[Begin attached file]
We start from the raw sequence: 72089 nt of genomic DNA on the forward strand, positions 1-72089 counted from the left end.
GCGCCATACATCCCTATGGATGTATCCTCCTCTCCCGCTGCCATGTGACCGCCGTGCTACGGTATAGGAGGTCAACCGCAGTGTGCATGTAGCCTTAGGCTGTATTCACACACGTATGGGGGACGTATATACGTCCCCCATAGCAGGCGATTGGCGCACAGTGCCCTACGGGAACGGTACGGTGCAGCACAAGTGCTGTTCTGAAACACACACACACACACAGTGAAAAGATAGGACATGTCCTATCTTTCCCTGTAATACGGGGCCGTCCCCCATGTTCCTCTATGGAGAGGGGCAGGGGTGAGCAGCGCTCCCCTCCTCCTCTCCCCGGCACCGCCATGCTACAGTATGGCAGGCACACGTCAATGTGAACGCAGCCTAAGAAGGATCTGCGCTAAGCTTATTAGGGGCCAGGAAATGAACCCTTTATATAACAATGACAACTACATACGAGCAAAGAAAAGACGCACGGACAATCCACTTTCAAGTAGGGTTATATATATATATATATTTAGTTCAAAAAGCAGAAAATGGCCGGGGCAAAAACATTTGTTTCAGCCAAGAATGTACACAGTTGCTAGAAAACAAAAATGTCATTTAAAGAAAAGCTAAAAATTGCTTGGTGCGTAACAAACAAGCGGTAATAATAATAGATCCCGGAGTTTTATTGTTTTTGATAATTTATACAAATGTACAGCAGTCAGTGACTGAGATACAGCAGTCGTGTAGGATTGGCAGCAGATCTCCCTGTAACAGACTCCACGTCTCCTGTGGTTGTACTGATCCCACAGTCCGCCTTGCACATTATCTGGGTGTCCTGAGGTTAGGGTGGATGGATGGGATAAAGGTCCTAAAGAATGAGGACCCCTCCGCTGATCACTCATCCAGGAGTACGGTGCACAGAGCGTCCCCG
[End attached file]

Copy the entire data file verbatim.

We start from the raw sequence: 72089 nt of genomic DNA on the forward strand, positions 1-72089 counted from the left end.
GCGCCATACATCCCTATGGATGTATCCTCCTCTCCCGCTGCCATGTGACCGCCGTGCTACGGTATAGGAGGTCAACCGCAGTGTGCATGTAGCCTTAGGCTGTATTCACACACGTATGGGGGACGTATATACGTCCCCCATAGCAGGCGATTGGCGCACAGTGCCCTACGGGAACGGTACGGTGCAGCACAAGTGCTGTTCTGAAACACACACACACACACAGTGAAAAGATAGGACATGTCCTATCTTTCCCTGTAATACGGGGCCGTCCCCCATGTTCCTCTATGGAGAGGGGCAGGGGTGAGCAGCGCTCCCCTCCTCCTCTCCCCGGCACCGCCATGCTACAGTATGGCAGGCACACGTCAATGTGAACGCAGCCTAAGAAGGATCTGCGCTAAGCTTATTAGGGGCCAGGAAATGAACCCTTTATATAACAATGACAACTACATACGAGCAAAGAAAAGACGCACGGACAATCCACTTTCAAGTAGGGTTATATATATATATATATTTAGTTCAAAAAGCAGAAAATGGCCGGGGCAAAAACATTTGTTTCAGCCAAGAATGTACACAGTTGCTAGAAAACAAAAATGTCATTTAAAGAAAAGCTAAAAATTGCTTGGTGCGTAACAAACAAGCGGTAATAATAATAGATCCCGGAGTTTTATTGTTTTTGATAATTTATACAAATGTACAGCAGTCAGTGACTGAGATACAGCAGTCGTGTAGGATTGGCAGCAGATCTCCCTGTAACAGACTCCACGTCTCCTGTGGTTGTACTGATCCCACAGTCCGCCTTGCACATTATCTGGGTGTCCTGAGGTTAGGGTGGATGGATGGGATAAAGGTCCTAAAGAATGAGGACCCCTCCGCTGATCACTCATCCAGGAGTACGGTGCACAGAGCGTCCCCG